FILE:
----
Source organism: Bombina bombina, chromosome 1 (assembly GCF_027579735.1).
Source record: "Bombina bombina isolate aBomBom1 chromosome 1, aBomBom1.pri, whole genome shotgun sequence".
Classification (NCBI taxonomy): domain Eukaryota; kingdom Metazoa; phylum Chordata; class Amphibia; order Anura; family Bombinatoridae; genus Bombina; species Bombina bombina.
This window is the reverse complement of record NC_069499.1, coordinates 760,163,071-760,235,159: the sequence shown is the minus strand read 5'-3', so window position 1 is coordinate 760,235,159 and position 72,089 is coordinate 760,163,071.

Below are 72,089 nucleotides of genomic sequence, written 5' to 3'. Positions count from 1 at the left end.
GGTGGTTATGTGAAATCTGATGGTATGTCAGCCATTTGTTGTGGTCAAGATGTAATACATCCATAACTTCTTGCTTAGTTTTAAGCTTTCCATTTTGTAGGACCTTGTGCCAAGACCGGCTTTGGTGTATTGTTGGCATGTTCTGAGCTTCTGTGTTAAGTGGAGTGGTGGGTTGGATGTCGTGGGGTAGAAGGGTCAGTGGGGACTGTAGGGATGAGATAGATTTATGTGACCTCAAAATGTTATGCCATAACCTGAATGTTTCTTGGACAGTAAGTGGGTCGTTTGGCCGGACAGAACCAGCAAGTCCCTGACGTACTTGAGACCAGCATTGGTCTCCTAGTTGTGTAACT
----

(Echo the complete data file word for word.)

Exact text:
Source organism: Bombina bombina, chromosome 1 (assembly GCF_027579735.1).
Source record: "Bombina bombina isolate aBomBom1 chromosome 1, aBomBom1.pri, whole genome shotgun sequence".
Classification (NCBI taxonomy): domain Eukaryota; kingdom Metazoa; phylum Chordata; class Amphibia; order Anura; family Bombinatoridae; genus Bombina; species Bombina bombina.
This window is the reverse complement of record NC_069499.1, coordinates 760,163,071-760,235,159: the sequence shown is the minus strand read 5'-3', so window position 1 is coordinate 760,235,159 and position 72,089 is coordinate 760,163,071.

Below are 72,089 nucleotides of genomic sequence, written 5' to 3'. Positions count from 1 at the left end.
GGTGGTTATGTGAAATCTGATGGTATGTCAGCCATTTGTTGTGGTCAAGATGTAATACATCCATAACTTCTTGCTTAGTTTTAAGCTTTCCATTTTGTAGGACCTTGTGCCAAGACCGGCTTTGGTGTATTGTTGGCATGTTCTGAGCTTCTGTGTTAAGTGGAGTGGTGGGTTGGATGTCGTGGGGTAGAAGGGTCAGTGGGGACTGTAGGGATGAGATAGATTTATGTGACCTCAAAATGTTATGCCATAACCTGAATGTTTCTTGGACAGTAAGTGGGTCGTTTGGCCGGACAGAACCAGCAAGTCCCTGACGTACTTGAGACCAGCATTGGTCTCCTAGTTGTGTAACT